Harvesting – I am still harvesting the same things from last update…OH yeah, I harvested some pitiful excuse called garlic.

pitiful excuse for garlic

I learned something new..don’t plant garlic in the same place next year!

Cook something new and manage reserves -Trying to use up my crabapple jelly from last year I added vinegar to some of it and found out it made a nice salad dressing.

Squash and cucumber are in bloom. Tomatoes and potatoes are getting ready to bloom.


squash blossom

Everything is a little late this year because of the weird weather we had April/May.

Still weeding and watering the gardens and trying to remember to throw stuff on the compost “heap”. I say “heap” because hubby is too covered up right now to build a bin.

Maybe I need to learn some hammer skills?

Independence Days Update.

Here is my very late Independence Days Update from last week. You can find Sharons update here.

1.Plant something – more green beans, more radish, eggplant
2. Harvest something – radish, lettuce, all sorts of herbs
3. Preserve something -mint jelly, froze a large batch of pesto, more herbs dried and frozen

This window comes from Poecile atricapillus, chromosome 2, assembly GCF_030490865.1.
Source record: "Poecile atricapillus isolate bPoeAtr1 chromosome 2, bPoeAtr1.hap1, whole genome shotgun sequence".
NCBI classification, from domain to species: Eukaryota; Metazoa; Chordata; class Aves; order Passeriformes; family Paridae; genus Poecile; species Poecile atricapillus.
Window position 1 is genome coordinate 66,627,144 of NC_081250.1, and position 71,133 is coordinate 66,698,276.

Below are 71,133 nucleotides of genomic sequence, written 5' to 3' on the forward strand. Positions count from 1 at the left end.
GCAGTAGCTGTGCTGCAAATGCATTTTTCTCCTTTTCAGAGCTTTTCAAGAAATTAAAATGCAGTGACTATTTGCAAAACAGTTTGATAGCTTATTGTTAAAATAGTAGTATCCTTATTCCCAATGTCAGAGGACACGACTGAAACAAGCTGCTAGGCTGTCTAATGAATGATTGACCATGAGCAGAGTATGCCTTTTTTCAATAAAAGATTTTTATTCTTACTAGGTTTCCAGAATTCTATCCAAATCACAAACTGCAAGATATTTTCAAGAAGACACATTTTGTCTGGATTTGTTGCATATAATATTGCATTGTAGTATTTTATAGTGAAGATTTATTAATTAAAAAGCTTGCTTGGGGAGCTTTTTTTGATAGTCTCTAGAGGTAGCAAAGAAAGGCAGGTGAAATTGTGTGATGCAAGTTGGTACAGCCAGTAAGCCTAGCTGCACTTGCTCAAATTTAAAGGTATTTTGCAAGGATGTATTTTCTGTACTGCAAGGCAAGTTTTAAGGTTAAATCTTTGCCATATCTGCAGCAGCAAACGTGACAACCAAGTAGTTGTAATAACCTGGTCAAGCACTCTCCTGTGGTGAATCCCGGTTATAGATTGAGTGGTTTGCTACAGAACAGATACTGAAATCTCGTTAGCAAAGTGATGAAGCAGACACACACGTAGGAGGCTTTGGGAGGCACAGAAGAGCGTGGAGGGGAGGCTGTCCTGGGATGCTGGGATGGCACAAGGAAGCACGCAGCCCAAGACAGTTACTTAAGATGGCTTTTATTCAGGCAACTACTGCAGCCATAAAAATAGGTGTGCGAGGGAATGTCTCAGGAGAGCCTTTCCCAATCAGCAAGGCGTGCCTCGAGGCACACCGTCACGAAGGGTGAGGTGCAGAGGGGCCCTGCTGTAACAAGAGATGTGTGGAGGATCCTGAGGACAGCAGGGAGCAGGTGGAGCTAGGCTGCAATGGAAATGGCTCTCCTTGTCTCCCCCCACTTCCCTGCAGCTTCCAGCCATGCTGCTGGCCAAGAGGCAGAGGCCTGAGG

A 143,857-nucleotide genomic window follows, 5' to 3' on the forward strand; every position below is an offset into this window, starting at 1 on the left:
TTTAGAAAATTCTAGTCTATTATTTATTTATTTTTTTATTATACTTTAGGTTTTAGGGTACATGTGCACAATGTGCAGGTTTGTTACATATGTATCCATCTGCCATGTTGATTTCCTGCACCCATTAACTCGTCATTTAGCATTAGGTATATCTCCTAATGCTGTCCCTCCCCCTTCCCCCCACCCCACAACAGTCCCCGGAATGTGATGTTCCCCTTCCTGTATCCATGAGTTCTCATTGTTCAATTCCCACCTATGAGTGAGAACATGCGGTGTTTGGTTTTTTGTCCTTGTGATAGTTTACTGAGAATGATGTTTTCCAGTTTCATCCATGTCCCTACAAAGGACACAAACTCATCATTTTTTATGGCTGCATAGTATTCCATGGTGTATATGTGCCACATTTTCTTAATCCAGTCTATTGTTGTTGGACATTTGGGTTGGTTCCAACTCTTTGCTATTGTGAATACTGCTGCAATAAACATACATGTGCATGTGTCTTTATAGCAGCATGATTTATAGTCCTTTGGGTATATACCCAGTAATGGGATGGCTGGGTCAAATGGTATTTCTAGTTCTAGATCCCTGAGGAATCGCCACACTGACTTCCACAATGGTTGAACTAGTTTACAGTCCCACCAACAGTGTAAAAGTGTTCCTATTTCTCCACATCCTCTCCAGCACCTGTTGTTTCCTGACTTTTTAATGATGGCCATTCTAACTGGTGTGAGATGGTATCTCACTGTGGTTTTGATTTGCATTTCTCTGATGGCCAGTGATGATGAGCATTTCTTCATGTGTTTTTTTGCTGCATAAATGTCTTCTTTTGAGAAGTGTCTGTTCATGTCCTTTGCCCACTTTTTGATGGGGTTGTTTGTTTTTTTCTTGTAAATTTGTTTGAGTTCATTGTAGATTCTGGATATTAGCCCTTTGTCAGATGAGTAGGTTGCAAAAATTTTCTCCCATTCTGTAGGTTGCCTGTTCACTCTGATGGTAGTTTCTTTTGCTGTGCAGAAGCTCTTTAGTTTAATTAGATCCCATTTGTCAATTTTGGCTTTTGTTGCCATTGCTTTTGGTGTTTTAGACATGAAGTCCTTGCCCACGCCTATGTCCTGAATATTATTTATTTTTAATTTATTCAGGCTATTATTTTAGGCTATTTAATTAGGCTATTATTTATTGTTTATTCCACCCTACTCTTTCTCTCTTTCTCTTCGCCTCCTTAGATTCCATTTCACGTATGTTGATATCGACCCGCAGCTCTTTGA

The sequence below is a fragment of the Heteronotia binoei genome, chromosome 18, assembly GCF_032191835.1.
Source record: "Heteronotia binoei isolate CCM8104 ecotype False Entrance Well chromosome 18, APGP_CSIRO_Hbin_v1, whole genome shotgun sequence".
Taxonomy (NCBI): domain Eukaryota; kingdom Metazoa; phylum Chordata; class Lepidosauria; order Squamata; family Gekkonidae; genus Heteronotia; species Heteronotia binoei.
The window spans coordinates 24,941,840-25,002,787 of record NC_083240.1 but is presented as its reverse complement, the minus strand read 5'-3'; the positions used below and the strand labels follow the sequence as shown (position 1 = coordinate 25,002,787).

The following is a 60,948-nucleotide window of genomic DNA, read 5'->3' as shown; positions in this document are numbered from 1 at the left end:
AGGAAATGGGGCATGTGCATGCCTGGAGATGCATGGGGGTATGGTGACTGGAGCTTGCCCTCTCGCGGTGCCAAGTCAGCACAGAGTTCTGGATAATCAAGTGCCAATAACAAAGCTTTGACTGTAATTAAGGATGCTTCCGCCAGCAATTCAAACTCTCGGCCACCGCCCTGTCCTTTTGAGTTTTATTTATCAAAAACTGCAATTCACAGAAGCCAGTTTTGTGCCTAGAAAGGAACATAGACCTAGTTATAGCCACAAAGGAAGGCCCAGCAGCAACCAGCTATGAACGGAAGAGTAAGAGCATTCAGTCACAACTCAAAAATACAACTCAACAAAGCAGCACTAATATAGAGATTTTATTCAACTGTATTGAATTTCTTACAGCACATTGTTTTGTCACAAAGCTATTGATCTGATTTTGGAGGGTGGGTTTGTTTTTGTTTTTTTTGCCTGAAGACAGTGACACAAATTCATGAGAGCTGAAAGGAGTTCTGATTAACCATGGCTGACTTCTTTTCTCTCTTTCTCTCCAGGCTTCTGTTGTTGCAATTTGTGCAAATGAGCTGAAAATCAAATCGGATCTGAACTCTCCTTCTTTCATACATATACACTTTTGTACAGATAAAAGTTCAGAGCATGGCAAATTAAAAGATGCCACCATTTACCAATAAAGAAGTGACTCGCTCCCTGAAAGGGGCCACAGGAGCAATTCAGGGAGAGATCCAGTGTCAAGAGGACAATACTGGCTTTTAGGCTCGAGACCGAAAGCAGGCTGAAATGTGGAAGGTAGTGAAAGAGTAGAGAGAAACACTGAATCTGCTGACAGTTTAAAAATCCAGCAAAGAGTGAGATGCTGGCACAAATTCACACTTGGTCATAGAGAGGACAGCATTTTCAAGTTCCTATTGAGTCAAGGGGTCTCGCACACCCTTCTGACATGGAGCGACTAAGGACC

4. Prep something – nothing
5. Cook something – new! mint jelly for lamb, first time I ever did mint jelly although I have done blackberry and crab apple. I thought I might have gotten too much food color in it as I was working, but once finished I had to put it in the window to show off the beautiful color for this photo. Isn’t it beautiful?

Here is the recipe although I only got 3 jars and it claims to make 4 jelly jars. Got this off the net from somewhere I think. I can’t remember.


Mint Jelly

1 1/2 cups fresh mint leaves and stems — washed
4 drops green food coloring — (4 to 6)
2 1/4 cups water
3 1/2 cups sugar
2 Tbsp. lemon juice (in the bottle)
1 pouch liquid pectin — (3 ounce)